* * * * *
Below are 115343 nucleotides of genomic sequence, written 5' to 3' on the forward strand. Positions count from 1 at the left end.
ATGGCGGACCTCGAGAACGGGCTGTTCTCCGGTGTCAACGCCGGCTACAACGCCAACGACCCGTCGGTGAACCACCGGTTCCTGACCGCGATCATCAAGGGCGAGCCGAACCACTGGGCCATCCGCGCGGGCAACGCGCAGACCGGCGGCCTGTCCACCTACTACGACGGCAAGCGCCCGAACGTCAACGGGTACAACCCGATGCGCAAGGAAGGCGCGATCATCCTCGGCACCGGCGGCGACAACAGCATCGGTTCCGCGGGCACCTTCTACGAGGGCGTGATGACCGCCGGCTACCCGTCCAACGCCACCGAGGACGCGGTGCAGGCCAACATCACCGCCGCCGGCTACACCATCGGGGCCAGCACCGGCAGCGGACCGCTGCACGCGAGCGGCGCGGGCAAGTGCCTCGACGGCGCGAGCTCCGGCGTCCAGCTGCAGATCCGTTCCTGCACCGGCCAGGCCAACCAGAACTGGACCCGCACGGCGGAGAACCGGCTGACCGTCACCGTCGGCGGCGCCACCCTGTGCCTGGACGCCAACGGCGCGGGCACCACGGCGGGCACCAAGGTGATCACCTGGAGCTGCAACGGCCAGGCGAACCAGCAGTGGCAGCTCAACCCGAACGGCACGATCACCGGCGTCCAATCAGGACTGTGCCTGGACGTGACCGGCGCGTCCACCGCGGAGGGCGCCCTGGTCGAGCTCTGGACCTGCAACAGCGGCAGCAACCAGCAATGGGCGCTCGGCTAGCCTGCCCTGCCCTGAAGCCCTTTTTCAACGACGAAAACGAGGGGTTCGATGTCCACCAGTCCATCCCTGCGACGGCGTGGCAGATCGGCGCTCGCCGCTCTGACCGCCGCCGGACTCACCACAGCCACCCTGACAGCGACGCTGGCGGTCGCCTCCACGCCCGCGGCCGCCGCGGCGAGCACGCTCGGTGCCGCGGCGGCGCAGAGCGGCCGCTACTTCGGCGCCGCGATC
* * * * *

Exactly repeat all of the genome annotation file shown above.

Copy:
Below are 115343 nucleotides of genomic sequence, written 5' to 3' on the forward strand. Positions count from 1 at the left end.
ATGGCGGACCTCGAGAACGGGCTGTTCTCCGGTGTCAACGCCGGCTACAACGCCAACGACCCGTCGGTGAACCACCGGTTCCTGACCGCGATCATCAAGGGCGAGCCGAACCACTGGGCCATCCGCGCGGGCAACGCGCAGACCGGCGGCCTGTCCACCTACTACGACGGCAAGCGCCCGAACGTCAACGGGTACAACCCGATGCGCAAGGAAGGCGCGATCATCCTCGGCACCGGCGGCGACAACAGCATCGGTTCCGCGGGCACCTTCTACGAGGGCGTGATGACCGCCGGCTACCCGTCCAACGCCACCGAGGACGCGGTGCAGGCCAACATCACCGCCGCCGGCTACACCATCGGGGCCAGCACCGGCAGCGGACCGCTGCACGCGAGCGGCGCGGGCAAGTGCCTCGACGGCGCGAGCTCCGGCGTCCAGCTGCAGATCCGTTCCTGCACCGGCCAGGCCAACCAGAACTGGACCCGCACGGCGGAGAACCGGCTGACCGTCACCGTCGGCGGCGCCACCCTGTGCCTGGACGCCAACGGCGCGGGCACCACGGCGGGCACCAAGGTGATCACCTGGAGCTGCAACGGCCAGGCGAACCAGCAGTGGCAGCTCAACCCGAACGGCACGATCACCGGCGTCCAATCAGGACTGTGCCTGGACGTGACCGGCGCGTCCACCGCGGAGGGCGCCCTGGTCGAGCTCTGGACCTGCAACAGCGGCAGCAACCAGCAATGGGCGCTCGGCTAGCCTGCCCTGCCCTGAAGCCCTTTTTCAACGACGAAAACGAGGGGTTCGATGTCCACCAGTCCATCCCTGCGACGGCGTGGCAGATCGGCGCTCGCCGCTCTGACCGCCGCCGGACTCACCACAGCCACCCTGACAGCGACGCTGGCGGTCGCCTCCACGCCCGCGGCCGCCGCGGCGAGCACGCTCGGTGCCGCGGCGGCGCAGAGCGGCCGCTACTTCGGCGCCGCGATC